Acknowledging local school officials' objections, Boulder on Tuesday dropped plans to play host to one of the Colorado Department of Public Health's human-sized rat cages at a downtown park.
One of the "Don't Be a Lab Rat" teen marijuana-education campaign's 12-foot-long, 8-foot-high cages — complete with a to-scale hamster-style water bottle — had been slated for a month-long installation at the corner of 13th Street and Arapahoe Avenue.
But Boulder officials said Tuesday morning that they'd put the display on hold while they looked into complaints from the Boulder Valley School District, which declined to participate in the education campaign.
By late afternoon, Boulder decided to scrap the cage altogether.
"The city had been considering it, and in understanding BVSD's input and concerns, and those raised by some in the community, it didn't seem like it would be appropriate for Boulder," city spokesman Patrick von Keyserling said.
BVSD Superintendent Bruce Messinger had objected to "Don't Be a Lab Rat" on the grounds that inviting teens into "a human-scale 'rat cage'" was not the most effective way to get the campaign's message across.
The "Lab Rat" display, targeting 12-to-15-year-olds, is part of the state's public education campaign about pot's potential to harm developing brains.
"Schizophrenia. Permanent IQ loss. Stunted brain growth," the campaign's website reads. "Still, some people question this research. Claiming the studies need to go deeper. Look further. But who will be their guinea pigs? Who's going to risk their brains to find out once and for all what marijuana really does?"
Dr. Larry Wolk, the executive director and chief medical officer at the state health department, said he was "a little disappointed" by the Boulder decision, but said it was up to the city and the school district to decide whether they wanted to participate.
"I understand that everybody has a right to choose what they think will resonate and what they choose to prioritize," Wolk said. "Our intent is to have a campaign that gets kids talking to each other and get adults talking to kids about marijuana.
"We did not intend to relate kids to rats, but to emphasize a point that a lot of research still needs to be done."
Teens not sure cage would have impact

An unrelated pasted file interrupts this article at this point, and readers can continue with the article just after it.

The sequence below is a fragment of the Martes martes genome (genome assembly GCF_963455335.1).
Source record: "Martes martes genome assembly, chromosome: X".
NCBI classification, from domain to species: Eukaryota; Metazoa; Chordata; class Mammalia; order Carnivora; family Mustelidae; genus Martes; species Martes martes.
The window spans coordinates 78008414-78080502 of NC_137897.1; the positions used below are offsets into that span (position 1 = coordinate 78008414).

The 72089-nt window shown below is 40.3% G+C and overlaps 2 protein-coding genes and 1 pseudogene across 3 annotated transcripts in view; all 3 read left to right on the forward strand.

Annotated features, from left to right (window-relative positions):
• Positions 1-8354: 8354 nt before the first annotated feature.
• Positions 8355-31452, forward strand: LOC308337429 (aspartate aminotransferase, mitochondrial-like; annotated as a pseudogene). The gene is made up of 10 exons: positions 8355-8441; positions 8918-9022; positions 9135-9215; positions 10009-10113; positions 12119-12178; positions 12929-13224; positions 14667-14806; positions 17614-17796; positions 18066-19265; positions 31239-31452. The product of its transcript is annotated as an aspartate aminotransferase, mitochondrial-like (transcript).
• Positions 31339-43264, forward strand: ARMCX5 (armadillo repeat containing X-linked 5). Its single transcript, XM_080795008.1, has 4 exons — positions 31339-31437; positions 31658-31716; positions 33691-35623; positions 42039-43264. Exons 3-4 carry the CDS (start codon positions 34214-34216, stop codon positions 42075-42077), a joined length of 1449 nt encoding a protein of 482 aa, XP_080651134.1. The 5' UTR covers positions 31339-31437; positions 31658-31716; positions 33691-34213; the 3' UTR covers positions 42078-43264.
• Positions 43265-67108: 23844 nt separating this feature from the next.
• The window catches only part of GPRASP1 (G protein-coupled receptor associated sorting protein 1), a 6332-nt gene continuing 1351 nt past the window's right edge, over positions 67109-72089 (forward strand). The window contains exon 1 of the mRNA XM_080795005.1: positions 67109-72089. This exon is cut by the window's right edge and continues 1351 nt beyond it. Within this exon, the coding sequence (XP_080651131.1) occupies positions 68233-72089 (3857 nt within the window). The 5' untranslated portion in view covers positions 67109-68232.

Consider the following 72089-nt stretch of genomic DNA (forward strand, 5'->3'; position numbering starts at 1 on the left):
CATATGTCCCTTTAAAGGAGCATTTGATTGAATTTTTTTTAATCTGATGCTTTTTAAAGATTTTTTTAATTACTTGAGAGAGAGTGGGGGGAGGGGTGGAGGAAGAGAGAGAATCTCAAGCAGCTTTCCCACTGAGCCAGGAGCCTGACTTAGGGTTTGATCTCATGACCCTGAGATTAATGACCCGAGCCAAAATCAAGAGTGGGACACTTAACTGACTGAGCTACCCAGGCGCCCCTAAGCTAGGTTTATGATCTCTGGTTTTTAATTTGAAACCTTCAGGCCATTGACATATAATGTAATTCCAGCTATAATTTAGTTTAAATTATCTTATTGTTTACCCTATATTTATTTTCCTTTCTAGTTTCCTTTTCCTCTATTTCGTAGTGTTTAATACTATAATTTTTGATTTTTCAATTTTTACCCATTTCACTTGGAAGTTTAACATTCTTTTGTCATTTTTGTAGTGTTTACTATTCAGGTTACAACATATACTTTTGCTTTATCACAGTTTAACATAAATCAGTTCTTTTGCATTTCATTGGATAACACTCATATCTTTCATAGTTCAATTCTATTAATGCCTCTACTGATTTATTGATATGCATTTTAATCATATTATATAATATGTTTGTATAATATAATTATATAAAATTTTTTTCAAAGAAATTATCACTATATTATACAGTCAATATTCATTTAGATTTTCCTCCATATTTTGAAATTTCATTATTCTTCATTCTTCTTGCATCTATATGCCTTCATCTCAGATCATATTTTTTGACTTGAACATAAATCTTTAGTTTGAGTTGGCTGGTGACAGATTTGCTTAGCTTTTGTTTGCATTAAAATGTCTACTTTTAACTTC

At Boulder High School — the closest BVSD school to where the display would have been — students had varied opinions on whether the message would resonate with their peers.
Jaime Avitia, 15, said that, as an athlete, he would be interested in knowing the possible health effects of marijuana.
"It would be helpful if you could see what could happen to you in the future," Avitia said. "For me, I play sports, so I wouldn't get involved."
But Hal Rutherford, 15, said he did not think the message would get through to teens.
"The kids my age aren't really open to listening to that sort of thing," Rutherford said. "I don't think it would really affect anyone."
'Getting people talking'
Messinger emailed all district principals prior to the launch of the cages in Denver, informing them that the district administration would formally oppose "Don't Be a Lab Rat."
"No BVSD school campus will be made available for the temporary siting of the 'rat cage' or distribution of campaign materials," he wrote in the email.
Additionally, Messinger raised concerns about the campaign posters possibly stigmatizing people who have been diagnosed with mental illness.
Briggs Gamblin, a spokesman with BVSD, said the district would not comment on the city's decision.
The campaign already has made two stops in Denver at the public library and the downtown skate park, and Wolk said it has gotten positive feedback, and that this was the first instance he was aware of where a school district or a city declined to participate.
"We've had a lot of positive feedback and folks from around the state interested in the campaign," Wolk said. "They're getting a lot of attention, so on the good-news side, people are certainly taking notice, and it's getting people talking."
But Wolk also acknowledged that the displays have had some issues with graffiti, but said at least it was getting a response.
"Again, it's people expressing themselves one way or the other," Wolk said. "If it helps provoke some reaction and provokes some discussion, we are accomplishing our goals."
Camera Staff Writer Alex Burness contributed to this report.